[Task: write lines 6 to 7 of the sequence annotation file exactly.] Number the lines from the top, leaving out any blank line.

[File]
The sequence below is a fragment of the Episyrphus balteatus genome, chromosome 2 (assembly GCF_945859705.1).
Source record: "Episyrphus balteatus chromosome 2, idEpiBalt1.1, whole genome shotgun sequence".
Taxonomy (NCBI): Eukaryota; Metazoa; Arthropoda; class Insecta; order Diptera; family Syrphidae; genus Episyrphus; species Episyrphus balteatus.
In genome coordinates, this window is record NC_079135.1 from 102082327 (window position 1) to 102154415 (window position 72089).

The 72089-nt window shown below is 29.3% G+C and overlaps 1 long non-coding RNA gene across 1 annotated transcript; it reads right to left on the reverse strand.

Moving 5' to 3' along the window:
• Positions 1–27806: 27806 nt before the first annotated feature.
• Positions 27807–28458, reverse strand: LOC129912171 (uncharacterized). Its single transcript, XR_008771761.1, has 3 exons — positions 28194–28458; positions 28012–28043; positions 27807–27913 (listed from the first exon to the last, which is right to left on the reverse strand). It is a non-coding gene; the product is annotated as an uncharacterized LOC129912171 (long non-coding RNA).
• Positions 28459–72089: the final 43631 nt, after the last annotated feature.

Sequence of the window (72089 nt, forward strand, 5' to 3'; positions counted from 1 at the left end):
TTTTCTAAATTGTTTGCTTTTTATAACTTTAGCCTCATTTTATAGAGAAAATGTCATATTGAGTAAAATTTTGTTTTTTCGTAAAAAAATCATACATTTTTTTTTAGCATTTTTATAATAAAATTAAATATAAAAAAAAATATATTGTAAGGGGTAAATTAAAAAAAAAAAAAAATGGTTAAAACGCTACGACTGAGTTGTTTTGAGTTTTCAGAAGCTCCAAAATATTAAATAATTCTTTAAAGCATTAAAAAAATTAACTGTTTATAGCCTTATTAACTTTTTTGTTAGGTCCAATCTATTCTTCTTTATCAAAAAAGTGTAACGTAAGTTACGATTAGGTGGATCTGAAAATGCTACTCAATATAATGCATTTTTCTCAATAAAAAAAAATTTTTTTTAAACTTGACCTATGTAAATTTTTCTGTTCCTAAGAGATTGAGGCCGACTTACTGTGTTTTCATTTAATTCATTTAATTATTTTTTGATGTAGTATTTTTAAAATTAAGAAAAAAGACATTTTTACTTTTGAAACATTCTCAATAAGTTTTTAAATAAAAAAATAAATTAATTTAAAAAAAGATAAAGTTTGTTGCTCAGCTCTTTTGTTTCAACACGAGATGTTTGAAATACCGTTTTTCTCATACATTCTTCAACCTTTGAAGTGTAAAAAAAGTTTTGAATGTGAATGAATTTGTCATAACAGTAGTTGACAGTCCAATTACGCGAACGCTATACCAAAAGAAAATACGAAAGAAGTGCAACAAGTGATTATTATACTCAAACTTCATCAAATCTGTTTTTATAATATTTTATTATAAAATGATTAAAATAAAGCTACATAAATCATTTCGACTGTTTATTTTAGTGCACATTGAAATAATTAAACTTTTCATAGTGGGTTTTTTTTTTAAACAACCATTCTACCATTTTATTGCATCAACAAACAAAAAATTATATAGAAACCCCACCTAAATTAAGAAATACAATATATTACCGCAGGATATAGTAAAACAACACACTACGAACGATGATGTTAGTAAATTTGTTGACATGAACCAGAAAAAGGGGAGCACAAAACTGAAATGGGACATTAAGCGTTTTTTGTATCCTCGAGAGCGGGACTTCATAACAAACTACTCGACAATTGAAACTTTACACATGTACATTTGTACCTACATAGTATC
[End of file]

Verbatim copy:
Moving 5' to 3' along the window:
• Positions 1–27806: 27806 nt before the first annotated feature.